I often get asked about student loans and bankruptcy. Can the student loans be discharged in a chapter 7 or a chapter 13 bankruptcy? The answer may surprise you. They can be discharged in a chapter 7 but the debtor has a very heavy burden to proof that the student loan debt would impose an undue hardship on the debtor and the debtor’s dependents.
Section 523(a)(8) of the Bankruptcy Code states that student loan debt is excepted from discharge “unless excepting such debt from discharge…..would impose an undue hardship on the debtor and the debtors dependents”. The bankruptcy code does not define undue hardship, but the 11th Circuit Court of Appeals has adopted a three part test found in the case of Brunner v. New York State Higher Education Services Corp., 831 F.2d 395 (2d Cir 1987) to determine if student loan debt can be discharged in a bankruptcy.
The Brunner three part test is as follows:
1) That the debtor cannot maintain, based on current income and expenses, a minimal standard of living for herself and her dependents if forced to repay the loans
2) That additional circumstances exist indicating that this state of affairs is likely to persist for an significant portion of the repayment period of the student loans: and
3) That the debtor has made a good faith effort to repay the loans.
The easiest part of the test is part one. Basically, the debtor has to show that she can’t pay the loans based on her current income or lack thereof. Most unemployed debtors or low income debtors can meet this part of the test.
The second part requires the debtor prove that her financial situation is very unlikely to change during the repayment period. Basically, the debtor has to show that she will be unable to work during the repayment period. The courts generally apply the facts of the present existing circumstances to the unknown future. A young unemployed debtor that is in good health will have a very difficult time passing this part of the test, where as an older debtor who is permanently disabled will have an easier time passing this part of the test. The courts will look at the age and health of a debtor and the likelihood of obtaining employment in determining if they pass this part of the test.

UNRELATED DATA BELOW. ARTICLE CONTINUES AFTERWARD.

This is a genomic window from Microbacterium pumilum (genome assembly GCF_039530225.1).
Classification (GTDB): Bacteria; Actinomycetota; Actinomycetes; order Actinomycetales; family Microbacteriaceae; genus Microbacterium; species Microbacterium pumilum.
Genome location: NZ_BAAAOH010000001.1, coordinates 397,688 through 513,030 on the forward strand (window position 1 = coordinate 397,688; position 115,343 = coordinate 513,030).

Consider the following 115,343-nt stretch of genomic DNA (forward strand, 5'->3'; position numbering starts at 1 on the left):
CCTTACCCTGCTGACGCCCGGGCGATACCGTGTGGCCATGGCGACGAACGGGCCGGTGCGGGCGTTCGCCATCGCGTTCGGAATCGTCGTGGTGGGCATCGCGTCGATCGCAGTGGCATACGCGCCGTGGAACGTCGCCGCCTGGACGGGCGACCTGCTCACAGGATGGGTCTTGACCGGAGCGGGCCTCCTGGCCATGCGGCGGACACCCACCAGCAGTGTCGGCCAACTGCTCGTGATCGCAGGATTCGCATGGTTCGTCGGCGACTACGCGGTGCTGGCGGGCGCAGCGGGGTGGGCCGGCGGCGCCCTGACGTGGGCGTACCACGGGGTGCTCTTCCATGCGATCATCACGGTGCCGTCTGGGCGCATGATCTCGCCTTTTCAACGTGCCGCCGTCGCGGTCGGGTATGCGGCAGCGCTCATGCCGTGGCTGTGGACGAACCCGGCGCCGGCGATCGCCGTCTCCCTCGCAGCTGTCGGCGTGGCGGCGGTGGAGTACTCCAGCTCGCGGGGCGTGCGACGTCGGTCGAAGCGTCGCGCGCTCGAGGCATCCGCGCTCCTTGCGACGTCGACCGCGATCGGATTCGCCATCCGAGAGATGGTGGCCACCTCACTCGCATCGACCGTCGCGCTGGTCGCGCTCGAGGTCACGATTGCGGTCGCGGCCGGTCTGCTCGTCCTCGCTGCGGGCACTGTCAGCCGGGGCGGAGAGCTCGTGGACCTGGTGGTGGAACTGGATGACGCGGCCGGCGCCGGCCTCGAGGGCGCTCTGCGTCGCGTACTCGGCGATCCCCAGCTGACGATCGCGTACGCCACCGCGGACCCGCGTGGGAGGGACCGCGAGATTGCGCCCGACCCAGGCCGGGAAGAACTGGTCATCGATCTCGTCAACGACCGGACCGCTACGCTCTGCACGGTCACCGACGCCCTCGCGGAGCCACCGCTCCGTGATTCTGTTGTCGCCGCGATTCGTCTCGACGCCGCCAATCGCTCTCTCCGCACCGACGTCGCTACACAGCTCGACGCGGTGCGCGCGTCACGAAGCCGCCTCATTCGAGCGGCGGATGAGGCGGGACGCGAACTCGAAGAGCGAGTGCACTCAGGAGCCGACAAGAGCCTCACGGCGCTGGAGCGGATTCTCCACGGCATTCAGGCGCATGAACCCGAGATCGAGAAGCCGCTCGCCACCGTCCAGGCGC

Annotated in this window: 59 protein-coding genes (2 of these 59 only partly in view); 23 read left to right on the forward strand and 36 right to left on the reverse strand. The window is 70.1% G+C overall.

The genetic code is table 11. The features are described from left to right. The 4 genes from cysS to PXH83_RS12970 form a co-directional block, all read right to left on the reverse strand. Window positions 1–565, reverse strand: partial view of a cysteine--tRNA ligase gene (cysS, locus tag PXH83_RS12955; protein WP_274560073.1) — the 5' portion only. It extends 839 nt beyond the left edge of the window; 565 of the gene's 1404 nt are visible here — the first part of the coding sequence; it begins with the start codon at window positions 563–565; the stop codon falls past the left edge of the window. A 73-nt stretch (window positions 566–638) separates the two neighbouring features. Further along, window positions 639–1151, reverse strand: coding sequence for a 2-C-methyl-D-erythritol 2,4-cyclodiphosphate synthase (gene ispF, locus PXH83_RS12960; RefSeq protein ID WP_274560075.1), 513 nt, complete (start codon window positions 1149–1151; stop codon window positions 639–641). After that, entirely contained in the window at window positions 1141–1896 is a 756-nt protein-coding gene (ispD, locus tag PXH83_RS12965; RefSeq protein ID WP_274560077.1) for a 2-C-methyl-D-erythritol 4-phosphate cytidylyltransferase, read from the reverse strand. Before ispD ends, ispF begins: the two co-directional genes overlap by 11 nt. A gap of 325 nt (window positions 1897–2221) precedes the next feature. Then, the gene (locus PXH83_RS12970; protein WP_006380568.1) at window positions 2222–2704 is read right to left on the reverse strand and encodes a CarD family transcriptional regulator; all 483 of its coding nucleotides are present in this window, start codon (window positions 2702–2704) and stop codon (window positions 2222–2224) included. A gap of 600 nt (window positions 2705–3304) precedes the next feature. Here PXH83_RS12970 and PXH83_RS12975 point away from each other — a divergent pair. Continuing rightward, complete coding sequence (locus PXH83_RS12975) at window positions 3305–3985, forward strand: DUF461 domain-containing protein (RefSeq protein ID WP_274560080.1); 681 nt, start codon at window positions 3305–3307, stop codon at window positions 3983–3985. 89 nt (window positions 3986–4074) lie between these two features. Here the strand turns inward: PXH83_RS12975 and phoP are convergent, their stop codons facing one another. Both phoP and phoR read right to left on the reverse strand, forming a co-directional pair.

The last part requires that the debtor has made a good faith effort to repay the loans. The key word here is good faith. Has the debtor made a good faith effort to obtain and maintain employment, is her household budget reasonable and has the debtor made payments to the loan? Has the debtor attempted to work out a repayment plan with the student loan creditor? There are many factors that the court looks at here and this could be the hardest step to pass when trying to discharge student loan debts. It seems that the courts will be diligently looking to see what steps the debtors took to repay the loans. If they showed good faith in doing so, then there is a greater chance of success.
All in all, discharging student loans in bankruptcy can be done, but not if your young and in good health. You must be unable to work for the foreseeable future and have a good history with at least attempting to pay the student loans back. Only then can the student loans be discharged in bankruptcy.
Please feel free to call me if you would like to know “Can My Student Loan Debts be discharged in Bankruptcy?”.
Brian Limbocker, J.D., LL.M.
Limbocker Law Firm, LLC
A Bankruptcy and Personal Injury Law Firm
2230 Towne Lake Parkway
Building 800, Ste. 140
Woodstock, GA 30189
(Offices also available in Marietta, Kennesaw, Atlanta and Duluth)